| The Southern Ontario/WNY Radio-TV Forum

You are not logged in. Would you like to login or register?

December 16, 2015 12:08 pm  #1

If An Emergency Alert Falls In A Forest & There's No One To Hear It...

Stations were interrupted for another one of those emergency alerts this morning, at exactly 10:55 AM. I was able to monitor three different radio outlets at once and only one - Mike Stafford, on AM640, not only warned listeners about it well beforehand, but appears to have been aware it actually ran at all. The rest (all talk formats) simply cut into programming mid-conversation and then resumed in mid-sentence without apparently realizing they'd been off the air for 30 seconds or so. 

The emergency alerts are obviously a good idea and if they save even one life, they're worth the trouble. But you gotta wonder why - if they send out schedules of the test warnings - no one thinks to tell the on-air host what's about to happen so they can at least plan for the thing and sound professional. I know I've posted about this before, but when they come back on as though nothing has happened, they sound like they don't know what's going on during their own show. 

Which, come to think of it, is exactly what's happening.

Last edited by RadioActive (December 16, 2015 12:11 pm)


December 16, 2015 12:31 pm  #2

Re: If An Emergency Alert Falls In A Forest & There's No One To Hear It...

children's programming block version...



December 21, 2015 12:57 pm  #3

Re: If An Emergency Alert Falls In A Forest & There's No One To Hear It...

The CRTC is allowing three cable/satellite services to essentially get a free pass from offering these public alerts to subscribers with so-called "legacy" receivers. Bell, Shaw and Manitoba's MTS told the commission they couldn't deliver the now mandatory messages to customers who had old standard def set top boxes. As a result, the CRTC is requiring them only to report on how many are still in use on a monthly basis and those subs won't be getting the emergency notifications that interrupt programming with warnings of imminent danger.

CRTC makes exceptions for emergency alerts 

Yes, it's pretty dry stuff but it interests me for a couple of reasons. First, my mother, now in her 80s, is a Shaw Direct subscriber who does not have or want an HD set, has one of the old boxes and doesn't know or care about these rare announcements.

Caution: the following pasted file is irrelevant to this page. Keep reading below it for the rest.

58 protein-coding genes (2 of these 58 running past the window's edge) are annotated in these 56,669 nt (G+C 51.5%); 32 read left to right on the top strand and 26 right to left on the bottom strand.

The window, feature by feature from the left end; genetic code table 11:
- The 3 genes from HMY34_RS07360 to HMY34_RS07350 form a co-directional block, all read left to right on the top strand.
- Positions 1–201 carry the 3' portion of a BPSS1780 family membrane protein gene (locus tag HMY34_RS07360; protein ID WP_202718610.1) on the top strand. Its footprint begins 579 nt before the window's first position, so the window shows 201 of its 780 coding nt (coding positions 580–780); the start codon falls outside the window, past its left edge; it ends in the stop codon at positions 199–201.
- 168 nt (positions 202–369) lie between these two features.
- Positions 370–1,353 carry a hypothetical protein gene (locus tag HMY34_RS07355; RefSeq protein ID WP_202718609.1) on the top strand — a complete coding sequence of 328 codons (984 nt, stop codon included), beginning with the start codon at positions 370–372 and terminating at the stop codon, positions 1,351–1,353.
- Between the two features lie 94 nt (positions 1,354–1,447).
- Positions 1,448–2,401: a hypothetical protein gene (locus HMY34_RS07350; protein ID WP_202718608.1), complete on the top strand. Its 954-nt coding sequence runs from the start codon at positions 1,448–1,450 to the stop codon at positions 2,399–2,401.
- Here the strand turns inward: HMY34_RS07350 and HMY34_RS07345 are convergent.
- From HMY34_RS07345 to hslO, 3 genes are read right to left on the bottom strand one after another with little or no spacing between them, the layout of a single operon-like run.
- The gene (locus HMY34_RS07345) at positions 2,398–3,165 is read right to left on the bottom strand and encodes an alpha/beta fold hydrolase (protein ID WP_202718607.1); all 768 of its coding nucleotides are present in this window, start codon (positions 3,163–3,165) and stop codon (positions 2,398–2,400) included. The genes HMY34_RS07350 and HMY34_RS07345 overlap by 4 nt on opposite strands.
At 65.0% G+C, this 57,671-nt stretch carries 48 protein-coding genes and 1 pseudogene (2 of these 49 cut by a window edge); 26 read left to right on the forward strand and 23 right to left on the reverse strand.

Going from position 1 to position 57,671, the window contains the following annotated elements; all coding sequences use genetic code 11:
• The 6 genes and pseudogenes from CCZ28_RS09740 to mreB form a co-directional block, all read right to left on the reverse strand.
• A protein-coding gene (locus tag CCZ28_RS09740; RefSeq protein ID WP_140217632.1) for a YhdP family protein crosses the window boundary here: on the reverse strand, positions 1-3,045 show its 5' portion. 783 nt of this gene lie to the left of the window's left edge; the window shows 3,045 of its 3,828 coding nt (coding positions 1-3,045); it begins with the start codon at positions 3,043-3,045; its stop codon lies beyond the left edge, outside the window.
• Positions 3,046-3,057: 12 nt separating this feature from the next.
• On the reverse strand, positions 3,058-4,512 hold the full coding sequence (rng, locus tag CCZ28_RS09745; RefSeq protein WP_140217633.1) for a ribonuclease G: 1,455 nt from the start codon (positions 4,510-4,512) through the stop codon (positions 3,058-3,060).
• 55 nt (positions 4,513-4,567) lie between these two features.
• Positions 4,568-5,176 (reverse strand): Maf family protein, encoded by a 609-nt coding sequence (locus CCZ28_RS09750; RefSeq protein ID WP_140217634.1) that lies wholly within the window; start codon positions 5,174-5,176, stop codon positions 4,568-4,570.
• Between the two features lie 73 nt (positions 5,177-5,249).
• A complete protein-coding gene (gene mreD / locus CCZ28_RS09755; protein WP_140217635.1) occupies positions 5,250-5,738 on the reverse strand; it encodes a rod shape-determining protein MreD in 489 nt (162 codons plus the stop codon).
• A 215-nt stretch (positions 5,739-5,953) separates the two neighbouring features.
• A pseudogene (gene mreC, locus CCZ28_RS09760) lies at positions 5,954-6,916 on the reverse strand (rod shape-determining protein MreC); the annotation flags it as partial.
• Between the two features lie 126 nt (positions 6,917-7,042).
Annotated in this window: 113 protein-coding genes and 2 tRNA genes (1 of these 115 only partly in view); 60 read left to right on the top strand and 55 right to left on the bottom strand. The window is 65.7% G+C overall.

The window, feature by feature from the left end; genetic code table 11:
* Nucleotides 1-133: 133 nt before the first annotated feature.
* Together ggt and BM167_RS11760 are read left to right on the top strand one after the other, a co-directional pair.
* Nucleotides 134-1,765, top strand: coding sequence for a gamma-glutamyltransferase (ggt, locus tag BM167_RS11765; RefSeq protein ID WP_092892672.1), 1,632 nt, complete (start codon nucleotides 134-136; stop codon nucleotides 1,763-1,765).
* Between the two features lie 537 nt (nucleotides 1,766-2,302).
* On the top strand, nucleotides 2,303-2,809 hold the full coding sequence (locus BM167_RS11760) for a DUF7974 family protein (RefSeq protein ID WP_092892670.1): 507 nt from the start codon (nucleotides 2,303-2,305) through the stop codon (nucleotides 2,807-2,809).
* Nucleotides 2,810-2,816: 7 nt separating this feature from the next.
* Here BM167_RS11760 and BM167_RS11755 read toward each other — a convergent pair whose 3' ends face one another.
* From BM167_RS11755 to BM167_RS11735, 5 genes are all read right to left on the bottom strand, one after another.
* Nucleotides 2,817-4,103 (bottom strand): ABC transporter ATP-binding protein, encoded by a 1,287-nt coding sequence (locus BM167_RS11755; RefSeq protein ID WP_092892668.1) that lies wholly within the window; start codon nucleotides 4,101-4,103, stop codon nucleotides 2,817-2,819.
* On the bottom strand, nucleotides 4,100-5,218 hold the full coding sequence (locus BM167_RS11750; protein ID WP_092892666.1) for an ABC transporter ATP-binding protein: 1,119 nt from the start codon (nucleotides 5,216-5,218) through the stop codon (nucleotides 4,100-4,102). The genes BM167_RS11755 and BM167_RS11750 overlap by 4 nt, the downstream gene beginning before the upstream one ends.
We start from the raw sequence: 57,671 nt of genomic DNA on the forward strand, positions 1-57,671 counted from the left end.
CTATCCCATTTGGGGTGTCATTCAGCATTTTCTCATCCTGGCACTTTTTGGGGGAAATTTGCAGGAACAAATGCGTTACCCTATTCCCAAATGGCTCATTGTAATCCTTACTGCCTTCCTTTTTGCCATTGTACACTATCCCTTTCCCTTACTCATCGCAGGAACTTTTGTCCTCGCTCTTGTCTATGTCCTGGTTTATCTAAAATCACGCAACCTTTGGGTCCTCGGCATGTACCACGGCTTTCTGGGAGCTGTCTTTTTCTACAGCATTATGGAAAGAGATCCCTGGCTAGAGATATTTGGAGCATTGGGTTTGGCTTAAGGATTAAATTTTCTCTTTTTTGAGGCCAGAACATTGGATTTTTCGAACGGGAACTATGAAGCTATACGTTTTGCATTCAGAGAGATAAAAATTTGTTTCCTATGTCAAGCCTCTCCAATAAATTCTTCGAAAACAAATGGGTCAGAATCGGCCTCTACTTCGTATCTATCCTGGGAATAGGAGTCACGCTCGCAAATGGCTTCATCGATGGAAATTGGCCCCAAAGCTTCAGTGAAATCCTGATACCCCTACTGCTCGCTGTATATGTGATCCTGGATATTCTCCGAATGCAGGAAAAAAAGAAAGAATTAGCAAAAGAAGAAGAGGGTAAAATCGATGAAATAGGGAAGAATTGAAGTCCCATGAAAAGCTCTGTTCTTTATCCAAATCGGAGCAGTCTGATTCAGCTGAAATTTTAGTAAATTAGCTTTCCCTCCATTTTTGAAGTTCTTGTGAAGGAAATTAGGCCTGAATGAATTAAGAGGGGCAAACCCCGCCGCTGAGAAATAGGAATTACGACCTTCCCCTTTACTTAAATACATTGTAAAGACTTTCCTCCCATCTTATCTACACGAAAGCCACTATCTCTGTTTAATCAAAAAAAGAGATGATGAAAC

Second, Shaw is charging customers who want to upgrade $50 for the privilege and the reps there aren't sure if installation is included. So it could be a lot more than that. But Bell is offering a free upgrade for compatible boxes, making Shaw look fairly mercenary in comparison. There's no way my mother will consider ponying up an extra $50-plus for the "privilege" of having access to something that may only air once or twice a year.  

And finally, I note with some interest that despite that free offer, Bell says many subscribers are declining the freebie, mainly because they don't want their programs interrupted by the tests and what they see as these disruptive announcements! 

By the way, I asked a Shaw rep if the company had sent out info on the approaching "pick and pay" scenario that will be implemented early next year. He didn't know anything about what Shaw plans to do about it, what form it will take, how it will be implemented, when its customers will be informed about it or whether there will be any rate changes because of the new policy. But you gotta think the people in the ivory towers know exactly what they're planning to do by now, having had months and months to plan for what's coming. Apparently, they're not prepared to tell anyone, not even their phone reps - and by extension, their customers.

Perhaps they could send out an emergency alert about it when the time comes! (Not that dear old mom will see it.)

This could get interesting as we head into 2016.

Last edited by RadioActive (December 21, 2015 12:58 pm)

     Thread Starter